Tesla is making some changes to its product lineup today, dropping some vehicles and tweaking prices for others. If you were considering buying a standard-range Model S or Model X, then this is bad news, as Tesla has dropped both vehicles from its product lineup. That leaves the long-range and performance models as the only available Model S and Model X variants.
While Tesla has dropped the price of its long-range models to go along with this shake up, the entry-level variants for the Model S and Model X are now more expensive than they once were. With the long-range models now the de facto the entry-level cars for both the Model S and Model X lines, starting prices are up to $79,990 and $84,990 respectively.
For a lot of people, the Model S and Model X are priced well outside of their budgets, and if they’re going to buy a Tesla at all, it’ll be a Model 3. There’s good news on that front, as Tesla has dropped the starting price of the Model 3 to $38,990. In a statement to Reuters, Tesla said that it made these changes to standardize its lineup on a worldwide scale.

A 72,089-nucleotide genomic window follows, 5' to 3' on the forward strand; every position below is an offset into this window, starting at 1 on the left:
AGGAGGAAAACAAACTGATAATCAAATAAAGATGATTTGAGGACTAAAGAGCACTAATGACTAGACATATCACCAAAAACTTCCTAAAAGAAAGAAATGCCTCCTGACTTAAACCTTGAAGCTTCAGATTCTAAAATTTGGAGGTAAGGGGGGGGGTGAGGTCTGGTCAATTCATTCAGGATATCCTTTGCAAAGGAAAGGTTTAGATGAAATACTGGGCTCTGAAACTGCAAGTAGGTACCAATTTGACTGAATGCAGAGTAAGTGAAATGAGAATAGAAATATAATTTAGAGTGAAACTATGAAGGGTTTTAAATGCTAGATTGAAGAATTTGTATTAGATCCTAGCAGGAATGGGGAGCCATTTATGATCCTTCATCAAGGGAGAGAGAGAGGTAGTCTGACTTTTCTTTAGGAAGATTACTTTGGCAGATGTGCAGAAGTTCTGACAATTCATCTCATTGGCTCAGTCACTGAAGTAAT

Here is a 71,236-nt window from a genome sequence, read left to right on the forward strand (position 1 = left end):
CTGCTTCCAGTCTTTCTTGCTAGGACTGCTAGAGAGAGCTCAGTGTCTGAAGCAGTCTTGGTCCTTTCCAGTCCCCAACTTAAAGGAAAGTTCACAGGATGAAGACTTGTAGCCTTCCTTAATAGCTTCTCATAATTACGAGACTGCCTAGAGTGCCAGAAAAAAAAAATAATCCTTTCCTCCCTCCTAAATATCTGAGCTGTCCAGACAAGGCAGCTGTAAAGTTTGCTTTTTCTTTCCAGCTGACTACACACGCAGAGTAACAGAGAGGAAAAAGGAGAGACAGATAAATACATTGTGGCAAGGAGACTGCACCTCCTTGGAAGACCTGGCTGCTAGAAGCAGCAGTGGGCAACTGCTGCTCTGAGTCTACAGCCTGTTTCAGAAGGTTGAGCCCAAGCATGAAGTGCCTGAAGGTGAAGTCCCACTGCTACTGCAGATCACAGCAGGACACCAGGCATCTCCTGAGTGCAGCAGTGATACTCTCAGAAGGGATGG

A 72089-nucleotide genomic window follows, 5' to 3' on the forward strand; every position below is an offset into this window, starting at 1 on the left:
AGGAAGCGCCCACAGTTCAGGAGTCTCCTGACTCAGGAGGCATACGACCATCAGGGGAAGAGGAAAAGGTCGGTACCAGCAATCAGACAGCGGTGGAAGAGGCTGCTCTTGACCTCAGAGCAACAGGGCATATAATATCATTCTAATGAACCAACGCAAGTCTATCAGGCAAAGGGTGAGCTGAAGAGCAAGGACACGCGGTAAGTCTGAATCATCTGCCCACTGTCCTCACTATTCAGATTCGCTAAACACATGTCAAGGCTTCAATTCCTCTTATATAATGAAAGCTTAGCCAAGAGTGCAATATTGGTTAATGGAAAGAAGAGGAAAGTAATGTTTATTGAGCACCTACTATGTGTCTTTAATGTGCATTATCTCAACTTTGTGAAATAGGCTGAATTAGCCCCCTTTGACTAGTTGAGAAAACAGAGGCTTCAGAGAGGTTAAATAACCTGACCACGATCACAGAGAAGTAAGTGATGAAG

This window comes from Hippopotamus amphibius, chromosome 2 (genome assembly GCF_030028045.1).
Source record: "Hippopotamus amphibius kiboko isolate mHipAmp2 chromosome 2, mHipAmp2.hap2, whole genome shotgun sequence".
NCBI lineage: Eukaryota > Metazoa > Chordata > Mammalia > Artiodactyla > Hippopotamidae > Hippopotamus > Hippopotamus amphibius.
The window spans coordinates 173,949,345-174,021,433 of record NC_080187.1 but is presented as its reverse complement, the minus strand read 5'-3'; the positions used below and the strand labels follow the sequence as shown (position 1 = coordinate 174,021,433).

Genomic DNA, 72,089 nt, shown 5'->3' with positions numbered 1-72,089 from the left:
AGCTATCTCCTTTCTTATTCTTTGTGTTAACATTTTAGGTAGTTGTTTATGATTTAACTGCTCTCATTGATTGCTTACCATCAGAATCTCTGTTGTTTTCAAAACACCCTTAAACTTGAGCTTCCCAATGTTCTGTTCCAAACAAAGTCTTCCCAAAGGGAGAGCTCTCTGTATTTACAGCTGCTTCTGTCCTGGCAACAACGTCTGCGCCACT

“To make purchasing our vehicles even simpler, we are standardizing out global vehicle lineup and streamlining the number of trim packages offered for Model S, Model X and Model 3,” the company said. “We are also adjusting our pricing in order to continue to improve affordability for customers.”
Dropping the price on the Model 3 is probably a good move for Tesla, because at the beginning of July, the company revealed that the vast majority of its orders and shipments in Q2 2019 were for the Model 3. Tesla delivered 95,200 vehicles during the quarter, of which 77,500 were Model 3s. Anything that helps that number grow in subsequent quarters – like this price drop might – is a good thing, so we’ll see how Model 3 deliveries fare in Q3.